Now, there is a little editing to it and depending on who your editor is, it’s more or less of that. The most important thing that I rely on my editor for is to resolve the big macro issues in a book. The motivations, whether it achieves suspense, whether the characters are believable.
But at the same time, they have over time evolved sort of into business people as much as literary people.
Steve Pomeranz: Yeah, so look, the publishing industry has dramatically changed over the last 10, 15 years. There’s a lot of self-publishing now. Have you ever done the self-publishing thing or have you been in traditional publishing because if you start with-
Andrew Gross: I’ve been in traditional publishing and I mean, I have to admit that I’ve never actually earned a royalty other than on foreign rights because the thing is if you’re earning royalties, your agent didn’t do a good enough job for you. And I suppose that I have always been part of a legacy publishing business.
There are these break-out stories of people who succeeded at self-publishing. But it’s a very difficult process, you might even get one book that sells well. It’s hard to follow that up the way that is in publishing where you have someone who’s responsible for sort of building a brand.
You’re on your own in self-publishing. So even if you get sort of a breakout book, there’s no guarantee that whether it’s Amazon or whoever will turn that into a career for you. So it’s really a long shot. I mean, it’s a long shot even in regular publishing at this point.
It’s an industry that’s stacked against in a big way, but self-publishing is even more so. And the fact of the matter is, there’s good and bad in self-publishing. Quickly, the good is that people who are storytellers and, for whatever reason, couldn’t get their stories to market, have a chance to do so, so that’s nice.
On the other hand, it just puts an awful lot of clutter out there in the publishing universe, an awful lot of inventory. A lot of mediocre inventory at best. And everybody is reading a little piece of it. It sort of takes away from the market as well.
Steve Pomeranz: I think clutter describes everything that has happened to us because of the explosion online.
Whether it’s news, whether it’s music, there’s just so much of it out there. It’s really hard to kind of filter it all down and find the best of the best, and I think that’s kind of where…
Andrew Gross: It is, yeah.
Steve Pomeranz: …traditional publishing did its job. It is said that if you’re lucky, you may have one good novel; if you’re extremely lucky, you may have two.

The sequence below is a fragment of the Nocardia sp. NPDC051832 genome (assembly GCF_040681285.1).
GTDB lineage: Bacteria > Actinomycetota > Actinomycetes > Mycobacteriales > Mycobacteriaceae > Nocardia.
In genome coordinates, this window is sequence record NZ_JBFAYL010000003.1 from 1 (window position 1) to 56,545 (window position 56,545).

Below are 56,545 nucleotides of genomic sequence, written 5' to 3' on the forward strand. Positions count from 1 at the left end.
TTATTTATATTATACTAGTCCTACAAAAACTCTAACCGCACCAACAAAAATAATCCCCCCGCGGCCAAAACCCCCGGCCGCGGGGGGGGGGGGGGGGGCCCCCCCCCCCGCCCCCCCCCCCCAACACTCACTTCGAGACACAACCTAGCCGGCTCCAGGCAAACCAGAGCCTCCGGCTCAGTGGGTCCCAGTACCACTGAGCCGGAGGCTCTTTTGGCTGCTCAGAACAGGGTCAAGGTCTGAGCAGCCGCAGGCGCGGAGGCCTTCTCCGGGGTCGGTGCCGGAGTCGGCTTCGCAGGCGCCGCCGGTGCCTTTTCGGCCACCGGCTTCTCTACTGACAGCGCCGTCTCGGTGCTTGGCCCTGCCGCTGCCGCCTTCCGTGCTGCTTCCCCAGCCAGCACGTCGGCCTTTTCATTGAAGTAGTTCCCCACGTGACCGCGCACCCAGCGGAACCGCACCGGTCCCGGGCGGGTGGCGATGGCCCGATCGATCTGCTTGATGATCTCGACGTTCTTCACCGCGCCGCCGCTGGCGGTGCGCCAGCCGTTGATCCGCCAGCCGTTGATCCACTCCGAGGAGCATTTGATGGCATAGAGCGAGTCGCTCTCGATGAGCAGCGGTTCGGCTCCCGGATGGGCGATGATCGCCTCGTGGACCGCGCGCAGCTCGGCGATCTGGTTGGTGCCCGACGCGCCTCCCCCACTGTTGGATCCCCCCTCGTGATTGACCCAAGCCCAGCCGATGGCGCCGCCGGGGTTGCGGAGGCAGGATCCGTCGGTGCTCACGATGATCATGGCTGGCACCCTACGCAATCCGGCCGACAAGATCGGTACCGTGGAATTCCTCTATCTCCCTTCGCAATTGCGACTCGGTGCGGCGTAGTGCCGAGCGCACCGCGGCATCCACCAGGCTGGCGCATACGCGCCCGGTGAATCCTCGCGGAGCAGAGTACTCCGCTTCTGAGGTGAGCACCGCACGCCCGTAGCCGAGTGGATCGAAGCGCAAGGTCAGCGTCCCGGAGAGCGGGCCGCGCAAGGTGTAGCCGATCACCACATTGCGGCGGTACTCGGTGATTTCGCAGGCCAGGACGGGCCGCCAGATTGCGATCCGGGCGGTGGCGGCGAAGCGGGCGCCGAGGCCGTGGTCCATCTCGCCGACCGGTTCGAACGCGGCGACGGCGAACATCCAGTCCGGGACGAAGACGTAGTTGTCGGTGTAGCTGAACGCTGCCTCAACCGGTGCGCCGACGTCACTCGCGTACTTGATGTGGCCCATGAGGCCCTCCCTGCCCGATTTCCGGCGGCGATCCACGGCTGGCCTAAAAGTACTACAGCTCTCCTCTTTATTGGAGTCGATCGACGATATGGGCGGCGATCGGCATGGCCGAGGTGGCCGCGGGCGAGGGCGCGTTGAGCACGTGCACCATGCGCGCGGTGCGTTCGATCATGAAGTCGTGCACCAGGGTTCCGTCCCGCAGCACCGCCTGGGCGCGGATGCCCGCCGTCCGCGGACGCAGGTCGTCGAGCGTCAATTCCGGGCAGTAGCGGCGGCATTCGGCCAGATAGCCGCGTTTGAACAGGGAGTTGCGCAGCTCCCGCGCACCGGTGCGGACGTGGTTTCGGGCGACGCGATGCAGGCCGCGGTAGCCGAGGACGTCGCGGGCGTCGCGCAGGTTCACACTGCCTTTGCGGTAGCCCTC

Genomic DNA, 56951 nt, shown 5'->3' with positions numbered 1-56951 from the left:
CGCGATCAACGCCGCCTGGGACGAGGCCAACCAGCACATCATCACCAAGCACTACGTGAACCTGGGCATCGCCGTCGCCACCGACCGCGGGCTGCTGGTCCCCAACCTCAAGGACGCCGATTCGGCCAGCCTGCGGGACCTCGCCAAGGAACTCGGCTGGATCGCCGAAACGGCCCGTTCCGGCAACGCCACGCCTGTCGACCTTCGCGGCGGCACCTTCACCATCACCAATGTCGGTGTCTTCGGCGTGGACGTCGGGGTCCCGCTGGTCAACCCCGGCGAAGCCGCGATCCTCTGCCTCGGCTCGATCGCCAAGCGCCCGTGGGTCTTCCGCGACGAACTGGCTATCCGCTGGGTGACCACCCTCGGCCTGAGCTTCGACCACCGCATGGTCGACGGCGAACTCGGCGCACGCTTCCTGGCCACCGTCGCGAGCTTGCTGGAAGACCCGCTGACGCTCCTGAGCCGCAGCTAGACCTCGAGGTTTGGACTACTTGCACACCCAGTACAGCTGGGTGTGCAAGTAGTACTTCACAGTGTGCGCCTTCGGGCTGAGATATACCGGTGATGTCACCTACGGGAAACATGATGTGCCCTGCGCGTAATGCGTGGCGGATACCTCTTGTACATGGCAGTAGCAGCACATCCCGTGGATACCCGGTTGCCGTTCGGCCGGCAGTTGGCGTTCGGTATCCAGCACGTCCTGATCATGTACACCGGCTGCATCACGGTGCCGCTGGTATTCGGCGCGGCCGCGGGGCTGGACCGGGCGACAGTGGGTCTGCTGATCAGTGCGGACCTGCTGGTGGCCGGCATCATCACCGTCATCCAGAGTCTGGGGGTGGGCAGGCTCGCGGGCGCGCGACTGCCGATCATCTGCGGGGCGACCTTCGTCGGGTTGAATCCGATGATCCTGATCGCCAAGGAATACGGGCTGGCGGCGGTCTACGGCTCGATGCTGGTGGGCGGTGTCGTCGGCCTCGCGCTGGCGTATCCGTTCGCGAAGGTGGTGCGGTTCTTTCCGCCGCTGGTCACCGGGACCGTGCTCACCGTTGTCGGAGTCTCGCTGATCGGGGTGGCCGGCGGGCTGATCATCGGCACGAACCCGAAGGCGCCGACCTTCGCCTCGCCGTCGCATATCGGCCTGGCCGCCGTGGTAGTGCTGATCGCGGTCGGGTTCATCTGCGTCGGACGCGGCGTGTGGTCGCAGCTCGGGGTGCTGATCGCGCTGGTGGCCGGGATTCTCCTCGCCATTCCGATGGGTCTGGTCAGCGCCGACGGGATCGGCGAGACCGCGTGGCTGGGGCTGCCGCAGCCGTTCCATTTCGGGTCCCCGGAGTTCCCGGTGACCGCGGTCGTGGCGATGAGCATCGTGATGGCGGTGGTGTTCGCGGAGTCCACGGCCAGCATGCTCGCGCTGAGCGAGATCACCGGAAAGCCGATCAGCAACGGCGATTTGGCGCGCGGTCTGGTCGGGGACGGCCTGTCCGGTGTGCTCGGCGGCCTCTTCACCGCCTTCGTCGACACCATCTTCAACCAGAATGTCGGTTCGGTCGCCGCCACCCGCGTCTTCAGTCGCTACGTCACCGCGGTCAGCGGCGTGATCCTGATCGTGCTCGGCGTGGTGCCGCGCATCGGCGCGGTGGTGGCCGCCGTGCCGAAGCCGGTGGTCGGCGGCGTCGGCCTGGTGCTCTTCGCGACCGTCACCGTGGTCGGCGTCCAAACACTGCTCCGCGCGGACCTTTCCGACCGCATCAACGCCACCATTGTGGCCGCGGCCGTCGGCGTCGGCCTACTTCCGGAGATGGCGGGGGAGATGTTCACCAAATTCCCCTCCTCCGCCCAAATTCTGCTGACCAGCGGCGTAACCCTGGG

You’ve had many more than two. Are you lucky? Are you talented? What’s the story? [LAUGH]
Andrew Gross: [LAUGH] Well, I am lucky in that my book could have easily been rejected. And I don’t know what industry I’d be in now were it not for whatever hands put it in Jim Patterson’s, so I am lucky.
At the same time, there was a nexus between luck and skill. And so I think I bring something to the table. I do write historical novels at this point, not just thrillers-
Steve Pomeranz: Yeah, I wanted to ask you.
Andrew Gross: Historical thrillers.
Steve Pomeranz: Yeah, you’ve changed your mode here.
You’ve got a new publisher I understand, and now you’ve written this kind of a historical novel about your family called Button Man, we’re talking about. Are you going to be moving into this area specifically now?
Andrew Gross: No, I have, this is my fourth book. It’s historically set. My first was a story of my wife’s family called The One Man, which was set, a lot of it’s set in Auschwitz.
It was his Holocaust story and received a lot of attention. So The One Man, and now this one, is really based on my family’s story, but it’s still a thriller at heart and a story set in the 20s and 30s in New York. And in a subject that could be very interesting to people because, I’m not sure how much people know about the Jewish Mob, but in the day, the Jewish Mob was a lot bloodier than the Italian Mob.
As a matter of fact, the Italian Mob used to farm out its hits to the Jewish Mob who turned it into a business for hire, hence the name Murder Incorporated. So, yeah, so this is sort of a terrain that I’m in now at this time period. Yeah, I sort of do like writing books now that have a lot more atmosphere, a lot more historical setting.
And the outcome of the book impacts how history goes as well. So, to me, it’s a richer theme to be mining.
Steve Pomeranz: I don’t think we’ve heard a lot about the Jewish Mafia, so I think that would be a good track. My guest, Andrew Gross. The book is Button Man.
He has written many books, and also co-authored with James Patterson. Remember folks, to hear this and any interview again or if you have a question about what we’ve just discussed, visit our website stevepomeranz.com, no T in Pomeranz, stevepomeranz.com to join the conversation. While you’re there, sign up for our weekly update for a brief rundown on the important topics we’ve covered that week, straight to your inbox.
That’s stevepomeranz.com. Andrew, thank you so much for spending your time with us today.
Andrew Gross: You bet, my pleasure. Thank you, Steve.